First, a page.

Thailand is usually regarded by travellers as the land of tropical beaches and swaying palms – but parts of Thailand are very different. Issan Province, in the Northeast of Thailand, is an inland agricultural area, bordered by Cambodia and Laos with the Mekong River comprising one border.
Not only is it completely different from the usual picture of Thailand, it is also rooted in a variety of cultures which still hold sway. The people of Issan generally speak a dialect of Lao, while in the Southeastern part of the province one finds a smattering of Khmer, the language of Cambodia.
Issan is the most affluent region of Thailand. Although it is agricultural, much of the agriculture is subsistence farming done on very poor soil.
The primary product of the area is “sticky rice”, which contributes the majority of the nutrition available. Due to the paucity of other resources, the daily diet can include, in addition to fruit and vegetables, grasshoppers, crickets and other insects, in addition to chicken and pork. While a variety of insects were first eaten out of necessity, they have come to be considered delicacies in the region.
The Mekong River flows along the Northeast border, common to Laos. Along the river (the twelfth longest in the world) are some small cities, and many spots to see the real South East Asian life. You can cross into Laos to Vientiane, from Nong Khai, but reports have it that Nong Khai is a much more authentic and interesting place. Many of the small cities are points of interest, usually because of features like temples, parks and markets.
The city of Nakhon Ratchasima, which acts as a sort of the gateway to the rest of the province (if you’re coming from Bangkok) is locally known as Korat. From this bustling, somewhat chaotic town of around 500,000, you can find the highways and roads leading to destinations presenting diverse and generally tranquil locales.
Something you will find in almost every town in Issan is a central Buddhist temple. The temples are not only the place where people go to pray, they also normally serve the purposes of town hall, theatre, and general meeting place for the population. It is not uncommon to find the majority of the residents gathered at the temple for a concert or a dance show.
Overall, Issan has a few things which may capture the attention of the tourist-trap-weary traveler. The people are very friendly according to all reports, and truly excited and fascinated to meet foreigners.
The adventurous will enjoy the challenge of the language barrier, which can be overcome with a smattering of Thai phrases, or better, the local dialect. Prices are very reasonable, even in the cities, and of course, Thai food is always an adventure in and of itself. Mostly, the non-touristy, laid-back feel of this area, along with some surprising sights, can make for a pleasantly memorable trip. Just remember, don’t expect everyone to act and think like you do – go with the flow and enjoy.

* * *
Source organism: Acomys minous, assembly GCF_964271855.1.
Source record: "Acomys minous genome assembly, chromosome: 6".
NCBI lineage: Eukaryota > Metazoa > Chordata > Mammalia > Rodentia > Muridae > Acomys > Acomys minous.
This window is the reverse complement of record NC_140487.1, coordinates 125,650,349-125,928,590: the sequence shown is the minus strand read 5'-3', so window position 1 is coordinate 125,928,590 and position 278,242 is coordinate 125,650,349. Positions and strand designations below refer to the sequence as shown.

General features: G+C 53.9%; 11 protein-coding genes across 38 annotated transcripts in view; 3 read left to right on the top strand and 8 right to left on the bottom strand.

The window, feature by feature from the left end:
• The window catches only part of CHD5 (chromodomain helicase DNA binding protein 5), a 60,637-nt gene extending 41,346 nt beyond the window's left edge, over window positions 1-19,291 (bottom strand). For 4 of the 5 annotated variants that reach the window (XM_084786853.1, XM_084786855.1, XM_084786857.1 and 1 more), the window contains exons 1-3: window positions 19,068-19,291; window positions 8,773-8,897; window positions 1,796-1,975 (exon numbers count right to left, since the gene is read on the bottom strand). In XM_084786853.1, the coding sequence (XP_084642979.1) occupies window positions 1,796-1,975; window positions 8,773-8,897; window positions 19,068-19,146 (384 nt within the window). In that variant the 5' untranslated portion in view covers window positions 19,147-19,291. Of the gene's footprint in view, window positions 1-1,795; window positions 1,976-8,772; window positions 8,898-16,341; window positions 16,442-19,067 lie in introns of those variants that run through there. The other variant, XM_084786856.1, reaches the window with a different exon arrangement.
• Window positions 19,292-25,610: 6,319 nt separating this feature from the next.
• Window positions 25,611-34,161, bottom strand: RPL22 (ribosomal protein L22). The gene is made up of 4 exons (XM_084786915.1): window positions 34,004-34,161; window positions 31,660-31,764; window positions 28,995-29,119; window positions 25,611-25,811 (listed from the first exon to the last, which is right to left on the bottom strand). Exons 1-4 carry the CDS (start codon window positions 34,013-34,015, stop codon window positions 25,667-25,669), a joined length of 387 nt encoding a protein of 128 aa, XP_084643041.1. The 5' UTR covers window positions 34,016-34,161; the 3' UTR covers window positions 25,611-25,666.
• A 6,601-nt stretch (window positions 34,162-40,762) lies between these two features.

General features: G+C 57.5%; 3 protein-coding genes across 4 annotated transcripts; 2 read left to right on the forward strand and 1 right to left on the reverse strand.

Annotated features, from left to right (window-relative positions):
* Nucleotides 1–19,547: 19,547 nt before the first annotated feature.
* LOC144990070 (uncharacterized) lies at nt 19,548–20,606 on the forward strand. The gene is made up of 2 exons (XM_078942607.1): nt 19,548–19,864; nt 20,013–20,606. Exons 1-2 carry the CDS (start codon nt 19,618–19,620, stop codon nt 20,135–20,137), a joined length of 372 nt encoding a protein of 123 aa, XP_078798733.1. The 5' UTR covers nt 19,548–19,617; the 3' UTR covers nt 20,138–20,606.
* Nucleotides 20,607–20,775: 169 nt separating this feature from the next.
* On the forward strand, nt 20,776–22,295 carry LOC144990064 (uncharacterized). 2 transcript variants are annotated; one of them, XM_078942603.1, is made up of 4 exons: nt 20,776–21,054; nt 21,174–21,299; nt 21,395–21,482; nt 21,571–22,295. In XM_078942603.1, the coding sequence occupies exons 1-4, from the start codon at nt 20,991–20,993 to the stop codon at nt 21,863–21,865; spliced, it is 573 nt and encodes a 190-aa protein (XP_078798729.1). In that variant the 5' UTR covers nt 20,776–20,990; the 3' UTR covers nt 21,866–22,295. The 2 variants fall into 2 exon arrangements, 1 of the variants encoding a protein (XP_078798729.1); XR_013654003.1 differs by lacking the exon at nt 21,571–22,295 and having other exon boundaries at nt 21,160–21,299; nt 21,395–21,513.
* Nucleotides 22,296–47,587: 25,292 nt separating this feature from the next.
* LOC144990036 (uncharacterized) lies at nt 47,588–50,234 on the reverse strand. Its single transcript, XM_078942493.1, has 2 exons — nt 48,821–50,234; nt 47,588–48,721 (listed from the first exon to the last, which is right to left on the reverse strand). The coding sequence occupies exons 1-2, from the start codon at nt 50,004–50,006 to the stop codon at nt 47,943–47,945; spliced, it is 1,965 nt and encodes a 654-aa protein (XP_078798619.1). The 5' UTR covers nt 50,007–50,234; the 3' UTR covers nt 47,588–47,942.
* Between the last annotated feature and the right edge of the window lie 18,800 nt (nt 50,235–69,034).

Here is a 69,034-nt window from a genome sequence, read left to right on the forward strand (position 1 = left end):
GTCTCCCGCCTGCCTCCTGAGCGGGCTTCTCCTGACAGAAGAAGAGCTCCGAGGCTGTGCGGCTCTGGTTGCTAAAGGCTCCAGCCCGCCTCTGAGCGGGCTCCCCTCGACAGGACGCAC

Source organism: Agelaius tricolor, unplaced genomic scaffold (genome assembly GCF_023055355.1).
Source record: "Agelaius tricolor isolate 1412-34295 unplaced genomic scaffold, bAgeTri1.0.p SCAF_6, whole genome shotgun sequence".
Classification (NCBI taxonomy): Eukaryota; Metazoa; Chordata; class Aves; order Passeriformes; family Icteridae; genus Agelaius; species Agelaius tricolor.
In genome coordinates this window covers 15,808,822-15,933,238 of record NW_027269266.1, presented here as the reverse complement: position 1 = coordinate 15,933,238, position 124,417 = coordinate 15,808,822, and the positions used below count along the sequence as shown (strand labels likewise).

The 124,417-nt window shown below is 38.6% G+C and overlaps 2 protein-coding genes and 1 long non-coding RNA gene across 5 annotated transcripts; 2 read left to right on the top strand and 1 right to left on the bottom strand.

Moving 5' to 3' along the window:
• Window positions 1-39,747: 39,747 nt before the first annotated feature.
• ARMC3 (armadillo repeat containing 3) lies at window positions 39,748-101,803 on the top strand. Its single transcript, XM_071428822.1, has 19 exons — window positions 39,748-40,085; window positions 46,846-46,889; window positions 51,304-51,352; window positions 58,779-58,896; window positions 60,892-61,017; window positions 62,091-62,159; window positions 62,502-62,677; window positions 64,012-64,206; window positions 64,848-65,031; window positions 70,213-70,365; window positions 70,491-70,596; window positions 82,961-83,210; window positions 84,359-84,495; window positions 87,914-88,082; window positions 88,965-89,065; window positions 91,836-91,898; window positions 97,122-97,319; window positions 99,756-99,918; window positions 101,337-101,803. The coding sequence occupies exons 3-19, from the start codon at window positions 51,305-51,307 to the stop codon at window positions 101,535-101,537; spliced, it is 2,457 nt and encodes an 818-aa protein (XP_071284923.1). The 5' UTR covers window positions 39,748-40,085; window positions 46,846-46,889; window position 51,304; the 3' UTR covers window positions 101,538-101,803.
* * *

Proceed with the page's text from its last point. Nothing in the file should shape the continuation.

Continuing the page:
Isaan’s prime destinations are its Khmer ruins and Khao Yai National Park. Five huge northeastern festivals also draw massive crowds: in May, Yasothon is the focus for the bawdy rocket festival; the end of June or beginning of July sees the equally raucous rainmaking festival of Phi Ta Kon in Dan Sai near Loei; in July, Ubon Ratchathani hosts the extravagant candle festival; in October, strange, pink fireballs float out of the Mekong near Nong Khai; while the flamboyant, though inevitably touristy, “elephant round-up” is staged in Surin in November.
It’s rural life that really defines Isaan though, and you can learn a lot about the local residents by staying at one of the family-run guesthouses and homestays in the southern part of the region. If you make it this far you should endeavour to see at least one set of Isaan’s Khmer ruins: those atPhimai are the most accessible, but it’s well worth making the effort to visit either Phanom Rungor Khao Phra Viharn as well, both of which occupy spectacular hilltop locations, though the latter was closed at the time of writing. Relics of an even earlier age, prehistoric cliff-paintings also draw a few tourists eastwards to the little town of Khong Chiam, which is prettily set between the Mekong and Mun rivers.
Isaan’s only mountain range of any significance divides the uninspiring town of Loei from the central plains and offers some stiff walking, awesome scenery and the possibility of spotting unusual birds and flowers in the national parks that spread across its heights. Due north of Loei atChiang Khan, the Mekong River begins its leisurely course around Isaan with a lush stretch
where a sprinkling of guesthouses has opened up the river countryside to travellers. The powerful waterway acts as a natural boundary between Thailand and Laos, but it’s no longer the forbidding barrier it once was; with Laos opening further border crossings to visitors, the river is becoming an increasingly important transport link.
At the eastern end of this upper stretch, the border town of Nong Khai is surrounded by wonderfully ornate temples, some of which are used by the significant population of Chinese and Vietnamese migrants. The grandest and most important religious site in the northeast, however, is at Wat Phra That Phanom, way downstream beyond Nakhon Phanom, a town that affords some of the finest Isaan vistas.